Tag Archives: book talk

Sleeping in School

Schoolhouse near Beaverton
Schoolhouse near Beaverton

I slept in school – or, more accurately, I slept in a former school. The opportunity came when I was invited to speak to the Beaverton, Thorah, Eldon Historical Society. One of their members owns a renovated one-room school. She very kindly offered hospitality
When it was new in 1926, the school had many features considered modern at that time – separate entrances for boys and girls (still there – see photo), an office for the teacher, and a bell on the roof. A finished basement partitioned into two sections, each with its own chemical toilet, provided separate play areas for boys and girls. Until 1969, it was a school. Now it is a roomy home, with a modern kitchen, four bedrooms, and modern bathrooms.
Nearby in Beaverton, the Historical Society maintains a museum and archives. It includes an old stone jail, a log house (1850), and a storey-and-a-half brick home furnished to about 1900. On display were many household items mentioned in my book, including a butter churn and a treadle sewing machine.
I was pleased to discover the friendliness of the historical society’s members and their extensive efforts to preserve their heritage. As the noted scientist Carl Sagan said, “You have to know the past to understand the present.”
Millie Morton


From School Room to Tea Room

Millie with Ernie Pattison in The Old Ormsby Schoolhouse Tea Room

Millie with Ernie Pattison in The Old Ormsby Schoolhouse Tea Room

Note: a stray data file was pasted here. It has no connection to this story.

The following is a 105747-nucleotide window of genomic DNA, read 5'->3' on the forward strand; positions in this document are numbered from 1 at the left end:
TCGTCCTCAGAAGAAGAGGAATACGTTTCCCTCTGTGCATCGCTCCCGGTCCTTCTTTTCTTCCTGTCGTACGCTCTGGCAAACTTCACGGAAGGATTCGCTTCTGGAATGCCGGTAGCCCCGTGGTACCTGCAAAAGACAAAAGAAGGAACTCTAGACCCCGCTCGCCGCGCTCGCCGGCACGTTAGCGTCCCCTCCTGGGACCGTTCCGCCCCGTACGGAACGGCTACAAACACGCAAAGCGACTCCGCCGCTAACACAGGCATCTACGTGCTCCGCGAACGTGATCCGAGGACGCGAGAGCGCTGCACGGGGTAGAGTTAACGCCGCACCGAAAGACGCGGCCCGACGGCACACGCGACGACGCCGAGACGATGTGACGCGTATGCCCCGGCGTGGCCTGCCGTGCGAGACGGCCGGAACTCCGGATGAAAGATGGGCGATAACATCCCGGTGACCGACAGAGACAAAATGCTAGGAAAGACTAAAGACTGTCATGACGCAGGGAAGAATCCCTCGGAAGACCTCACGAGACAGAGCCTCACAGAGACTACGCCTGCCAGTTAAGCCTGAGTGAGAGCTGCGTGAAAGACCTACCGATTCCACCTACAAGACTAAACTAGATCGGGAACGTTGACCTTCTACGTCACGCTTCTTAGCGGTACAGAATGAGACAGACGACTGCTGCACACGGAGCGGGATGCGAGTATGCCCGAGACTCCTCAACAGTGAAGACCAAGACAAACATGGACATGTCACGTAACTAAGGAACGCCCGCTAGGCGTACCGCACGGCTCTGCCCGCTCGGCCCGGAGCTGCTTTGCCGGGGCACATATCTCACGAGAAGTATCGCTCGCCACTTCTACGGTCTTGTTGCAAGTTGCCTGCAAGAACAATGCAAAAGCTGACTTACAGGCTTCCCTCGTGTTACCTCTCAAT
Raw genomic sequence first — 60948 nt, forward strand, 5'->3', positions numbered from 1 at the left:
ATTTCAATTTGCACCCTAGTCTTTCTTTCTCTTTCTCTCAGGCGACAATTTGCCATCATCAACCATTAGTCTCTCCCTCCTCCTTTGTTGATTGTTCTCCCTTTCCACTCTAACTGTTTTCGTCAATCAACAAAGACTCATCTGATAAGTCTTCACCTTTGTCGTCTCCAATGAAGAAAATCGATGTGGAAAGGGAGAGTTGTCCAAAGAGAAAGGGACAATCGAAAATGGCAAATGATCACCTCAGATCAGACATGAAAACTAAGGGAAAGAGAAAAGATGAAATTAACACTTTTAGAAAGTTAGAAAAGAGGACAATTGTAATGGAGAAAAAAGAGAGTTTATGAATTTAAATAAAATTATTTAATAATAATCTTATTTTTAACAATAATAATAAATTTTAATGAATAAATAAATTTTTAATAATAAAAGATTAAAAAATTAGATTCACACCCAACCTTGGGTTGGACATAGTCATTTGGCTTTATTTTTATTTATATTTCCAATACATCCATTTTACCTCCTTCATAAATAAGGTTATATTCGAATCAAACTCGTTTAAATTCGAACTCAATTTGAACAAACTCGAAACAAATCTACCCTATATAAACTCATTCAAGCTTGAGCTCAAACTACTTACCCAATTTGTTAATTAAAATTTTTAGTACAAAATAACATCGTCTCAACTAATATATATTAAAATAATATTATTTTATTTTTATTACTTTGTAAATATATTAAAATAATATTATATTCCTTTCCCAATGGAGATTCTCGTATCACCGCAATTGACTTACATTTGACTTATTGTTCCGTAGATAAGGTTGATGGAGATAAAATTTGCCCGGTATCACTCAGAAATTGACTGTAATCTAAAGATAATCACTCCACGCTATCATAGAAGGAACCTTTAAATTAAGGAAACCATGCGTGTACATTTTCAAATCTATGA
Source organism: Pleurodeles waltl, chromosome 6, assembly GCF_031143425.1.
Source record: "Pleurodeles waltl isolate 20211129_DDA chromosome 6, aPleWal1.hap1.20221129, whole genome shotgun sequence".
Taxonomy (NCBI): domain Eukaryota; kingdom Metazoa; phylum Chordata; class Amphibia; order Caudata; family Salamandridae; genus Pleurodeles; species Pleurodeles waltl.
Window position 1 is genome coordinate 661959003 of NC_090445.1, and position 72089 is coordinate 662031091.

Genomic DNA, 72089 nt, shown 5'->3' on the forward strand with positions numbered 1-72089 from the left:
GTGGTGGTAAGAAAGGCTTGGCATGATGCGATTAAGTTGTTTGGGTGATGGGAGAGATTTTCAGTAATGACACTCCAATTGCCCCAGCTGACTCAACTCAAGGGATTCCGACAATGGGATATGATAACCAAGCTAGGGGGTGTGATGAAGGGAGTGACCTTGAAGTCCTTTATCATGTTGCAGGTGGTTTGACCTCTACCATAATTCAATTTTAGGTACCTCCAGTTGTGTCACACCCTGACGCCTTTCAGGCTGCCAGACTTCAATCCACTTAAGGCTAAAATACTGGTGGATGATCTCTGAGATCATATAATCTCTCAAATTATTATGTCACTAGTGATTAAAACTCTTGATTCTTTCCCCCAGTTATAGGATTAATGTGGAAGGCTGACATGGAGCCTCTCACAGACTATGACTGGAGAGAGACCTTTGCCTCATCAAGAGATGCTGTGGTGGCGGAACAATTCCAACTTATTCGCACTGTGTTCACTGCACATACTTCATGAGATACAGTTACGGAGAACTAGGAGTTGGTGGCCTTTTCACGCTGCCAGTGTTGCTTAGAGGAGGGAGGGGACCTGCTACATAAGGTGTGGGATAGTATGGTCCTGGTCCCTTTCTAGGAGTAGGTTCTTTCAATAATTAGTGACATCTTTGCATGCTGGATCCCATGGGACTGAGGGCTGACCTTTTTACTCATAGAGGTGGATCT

Imagine a large room with several dining room tables, large windows, and an old-fashioned wood stove. Add a Union Jack, a blackboard, a couple of wooden desks, books and artifacts. Clearly, this was a one-room school. Now it’s The Old Ormsby Schoolhouse Tea Room, near Bancroft, Ontario. The photo shows Ernie Pattison, owner of the tea room, welcoming me. Last month, while numerous patrons enjoyed a tasty lunch, I shared stories about Grace and one-room schools.
The old schoolhouse used to be S.S. #3 Limerick – that’s School Section number three in Limerick township of Hastings County. Nearby is the Old Hastings Mercantile and Gallery, an old house transformed into a shop and filled with gifts of every kind. Gary and Lillian Pattison run the gift shop. Ernie and Debbie Pattison operate the tea room. Both places are gems in the countryside – off the beaten path and well-worth a visit.
Millie Morton

Excitement in Kingston

Writing Grace was a surprising voyage through the twentieth century – an opportunity to learn more about my mother’s life and Ontario’s history too. Since the book’s publication, I’ve had many occasions to share Grace’s stories with others. Each event is exciting. I often hear new stories too.

Last week, in connection with a book talk at the Seniors Centre in Kingston, two local newspapers published articles. I’m proud to share them here. Peter Hendra wrote for The Kingston Whig. Julia McKay wrote for Kingston This Week. The publicity generated new interest in one-room schools and Grace’s stories; more invitations to give book talks, too. Her experiences illustrate how education and life have changed as Ontario industrialized and urbanized. They offer a fresh look at Ontario’s history.

It’s always exciting to hear from readers. Please let me know if the book brought back memories or offered surprises to you. Today I added a new comment to the What Readers Say page. I’ll continue to do this as I hear from readers.